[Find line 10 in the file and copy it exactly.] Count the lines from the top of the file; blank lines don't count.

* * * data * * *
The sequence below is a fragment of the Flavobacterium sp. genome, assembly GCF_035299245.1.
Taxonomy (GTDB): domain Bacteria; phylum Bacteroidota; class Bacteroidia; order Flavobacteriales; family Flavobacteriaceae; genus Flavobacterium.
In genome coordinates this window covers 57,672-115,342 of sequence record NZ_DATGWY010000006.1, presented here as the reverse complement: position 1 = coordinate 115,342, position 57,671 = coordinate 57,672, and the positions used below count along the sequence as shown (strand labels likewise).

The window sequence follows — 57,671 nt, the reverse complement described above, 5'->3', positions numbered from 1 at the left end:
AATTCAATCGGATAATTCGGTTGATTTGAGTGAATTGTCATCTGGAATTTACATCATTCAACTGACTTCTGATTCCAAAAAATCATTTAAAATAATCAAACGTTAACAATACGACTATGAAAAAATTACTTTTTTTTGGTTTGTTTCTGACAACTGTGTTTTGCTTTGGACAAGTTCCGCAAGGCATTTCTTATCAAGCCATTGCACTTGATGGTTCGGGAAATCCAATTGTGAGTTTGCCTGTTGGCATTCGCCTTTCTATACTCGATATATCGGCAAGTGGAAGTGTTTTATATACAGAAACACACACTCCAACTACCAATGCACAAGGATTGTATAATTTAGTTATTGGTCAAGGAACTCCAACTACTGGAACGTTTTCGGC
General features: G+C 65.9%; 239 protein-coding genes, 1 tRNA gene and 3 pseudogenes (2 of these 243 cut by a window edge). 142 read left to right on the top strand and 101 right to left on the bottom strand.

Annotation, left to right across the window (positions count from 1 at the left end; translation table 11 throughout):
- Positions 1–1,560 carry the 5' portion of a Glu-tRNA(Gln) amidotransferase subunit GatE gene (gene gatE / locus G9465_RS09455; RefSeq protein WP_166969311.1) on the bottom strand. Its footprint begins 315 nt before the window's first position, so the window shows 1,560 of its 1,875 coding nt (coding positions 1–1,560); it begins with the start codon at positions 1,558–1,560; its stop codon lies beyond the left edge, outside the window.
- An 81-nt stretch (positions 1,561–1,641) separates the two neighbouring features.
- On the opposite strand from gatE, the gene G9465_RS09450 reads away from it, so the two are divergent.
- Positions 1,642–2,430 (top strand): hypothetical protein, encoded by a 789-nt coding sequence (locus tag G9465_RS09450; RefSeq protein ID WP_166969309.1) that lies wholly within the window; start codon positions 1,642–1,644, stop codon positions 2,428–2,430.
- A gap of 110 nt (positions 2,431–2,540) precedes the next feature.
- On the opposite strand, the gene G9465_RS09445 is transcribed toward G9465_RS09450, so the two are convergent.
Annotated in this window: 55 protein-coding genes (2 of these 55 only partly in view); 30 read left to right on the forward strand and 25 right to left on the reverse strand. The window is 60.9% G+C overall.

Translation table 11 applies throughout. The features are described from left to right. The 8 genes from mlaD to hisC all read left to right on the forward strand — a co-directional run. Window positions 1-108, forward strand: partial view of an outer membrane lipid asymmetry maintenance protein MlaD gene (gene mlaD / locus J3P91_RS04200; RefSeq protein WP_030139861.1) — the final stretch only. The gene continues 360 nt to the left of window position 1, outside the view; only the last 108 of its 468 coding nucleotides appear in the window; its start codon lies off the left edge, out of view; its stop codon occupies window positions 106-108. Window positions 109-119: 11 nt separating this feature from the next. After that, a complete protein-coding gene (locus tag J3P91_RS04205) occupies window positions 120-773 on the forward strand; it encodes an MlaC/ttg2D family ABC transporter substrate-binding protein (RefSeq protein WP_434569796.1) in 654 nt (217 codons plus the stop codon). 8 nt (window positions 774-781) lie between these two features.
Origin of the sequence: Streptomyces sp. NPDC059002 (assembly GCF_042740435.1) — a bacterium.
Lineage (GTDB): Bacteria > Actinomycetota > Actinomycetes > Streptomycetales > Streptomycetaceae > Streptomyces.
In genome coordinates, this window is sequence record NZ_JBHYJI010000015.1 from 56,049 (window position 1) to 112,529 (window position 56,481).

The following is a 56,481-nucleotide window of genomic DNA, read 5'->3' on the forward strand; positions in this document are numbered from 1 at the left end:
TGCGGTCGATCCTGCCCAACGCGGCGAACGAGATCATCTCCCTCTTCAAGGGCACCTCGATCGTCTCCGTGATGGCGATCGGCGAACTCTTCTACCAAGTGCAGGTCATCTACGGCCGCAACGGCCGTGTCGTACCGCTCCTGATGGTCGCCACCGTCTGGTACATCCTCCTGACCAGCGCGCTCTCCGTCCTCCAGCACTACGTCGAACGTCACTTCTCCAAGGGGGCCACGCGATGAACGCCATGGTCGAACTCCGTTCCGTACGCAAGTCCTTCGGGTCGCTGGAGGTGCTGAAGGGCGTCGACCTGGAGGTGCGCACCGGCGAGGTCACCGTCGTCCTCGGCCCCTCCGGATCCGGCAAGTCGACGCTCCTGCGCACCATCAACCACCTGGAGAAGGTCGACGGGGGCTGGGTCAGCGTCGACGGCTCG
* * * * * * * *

- On the opposite strand from gatE, the gene G9465_RS09450 reads away from it, so the two are divergent.